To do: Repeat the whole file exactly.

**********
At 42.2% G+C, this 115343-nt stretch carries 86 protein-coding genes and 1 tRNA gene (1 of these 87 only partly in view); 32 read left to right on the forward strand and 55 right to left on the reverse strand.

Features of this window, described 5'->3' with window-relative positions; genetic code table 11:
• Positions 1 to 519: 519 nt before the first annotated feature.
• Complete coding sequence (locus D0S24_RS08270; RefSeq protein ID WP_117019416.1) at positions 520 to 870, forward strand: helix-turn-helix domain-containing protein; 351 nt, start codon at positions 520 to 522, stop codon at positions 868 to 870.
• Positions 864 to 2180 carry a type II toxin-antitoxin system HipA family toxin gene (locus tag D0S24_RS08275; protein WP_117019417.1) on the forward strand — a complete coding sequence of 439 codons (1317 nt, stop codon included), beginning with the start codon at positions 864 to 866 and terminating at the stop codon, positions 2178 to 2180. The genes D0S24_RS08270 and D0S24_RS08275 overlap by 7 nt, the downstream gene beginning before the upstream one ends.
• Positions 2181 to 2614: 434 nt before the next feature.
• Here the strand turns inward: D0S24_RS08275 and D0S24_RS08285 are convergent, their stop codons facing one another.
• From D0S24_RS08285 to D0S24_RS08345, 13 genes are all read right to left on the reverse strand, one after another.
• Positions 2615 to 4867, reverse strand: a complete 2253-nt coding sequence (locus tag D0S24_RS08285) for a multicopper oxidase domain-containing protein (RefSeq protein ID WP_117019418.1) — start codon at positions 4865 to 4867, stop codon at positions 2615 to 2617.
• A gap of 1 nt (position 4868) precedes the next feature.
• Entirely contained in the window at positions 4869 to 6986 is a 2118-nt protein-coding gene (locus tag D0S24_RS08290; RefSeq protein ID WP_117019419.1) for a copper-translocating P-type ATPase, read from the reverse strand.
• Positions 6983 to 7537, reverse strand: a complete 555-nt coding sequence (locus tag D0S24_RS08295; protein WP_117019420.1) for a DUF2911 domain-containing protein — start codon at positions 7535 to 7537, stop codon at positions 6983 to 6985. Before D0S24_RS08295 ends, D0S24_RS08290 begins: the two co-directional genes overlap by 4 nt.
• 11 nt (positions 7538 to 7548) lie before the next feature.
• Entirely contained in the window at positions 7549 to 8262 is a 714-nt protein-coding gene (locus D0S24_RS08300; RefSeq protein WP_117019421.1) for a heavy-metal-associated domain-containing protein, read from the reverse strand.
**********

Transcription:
At 42.2% G+C, this 115343-nt stretch carries 86 protein-coding genes and 1 tRNA gene (1 of these 87 only partly in view); 32 read left to right on the forward strand and 55 right to left on the reverse strand.

Features of this window, described 5'->3' with window-relative positions; genetic code table 11:
• Positions 1 to 519: 519 nt before the first annotated feature.
• Complete coding sequence (locus D0S24_RS08270; RefSeq protein ID WP_117019416.1) at positions 520 to 870, forward strand: helix-turn-helix domain-containing protein; 351 nt, start codon at positions 520 to 522, stop codon at positions 868 to 870.
• Positions 864 to 2180 carry a type II toxin-antitoxin system HipA family toxin gene (locus tag D0S24_RS08275; protein WP_117019417.1) on the forward strand — a complete coding sequence of 439 codons (1317 nt, stop codon included), beginning with the start codon at positions 864 to 866 and terminating at the stop codon, positions 2178 to 2180. The genes D0S24_RS08270 and D0S24_RS08275 overlap by 7 nt, the downstream gene beginning before the upstream one ends.
• Positions 2181 to 2614: 434 nt before the next feature.
• Here the strand turns inward: D0S24_RS08275 and D0S24_RS08285 are convergent, their stop codons facing one another.
• From D0S24_RS08285 to D0S24_RS08345, 13 genes are all read right to left on the reverse strand, one after another.
• Positions 2615 to 4867, reverse strand: a complete 2253-nt coding sequence (locus tag D0S24_RS08285) for a multicopper oxidase domain-containing protein (RefSeq protein ID WP_117019418.1) — start codon at positions 4865 to 4867, stop codon at positions 2615 to 2617.
• A gap of 1 nt (position 4868) precedes the next feature.
• Entirely contained in the window at positions 4869 to 6986 is a 2118-nt protein-coding gene (locus tag D0S24_RS08290; RefSeq protein ID WP_117019419.1) for a copper-translocating P-type ATPase, read from the reverse strand.
• Positions 6983 to 7537, reverse strand: a complete 555-nt coding sequence (locus tag D0S24_RS08295; protein WP_117019420.1) for a DUF2911 domain-containing protein — start codon at positions 7535 to 7537, stop codon at positions 6983 to 6985. Before D0S24_RS08295 ends, D0S24_RS08290 begins: the two co-directional genes overlap by 4 nt.
• 11 nt (positions 7538 to 7548) lie before the next feature.
• Entirely contained in the window at positions 7549 to 8262 is a 714-nt protein-coding gene (locus D0S24_RS08300; RefSeq protein WP_117019421.1) for a heavy-metal-associated domain-containing protein, read from the reverse strand.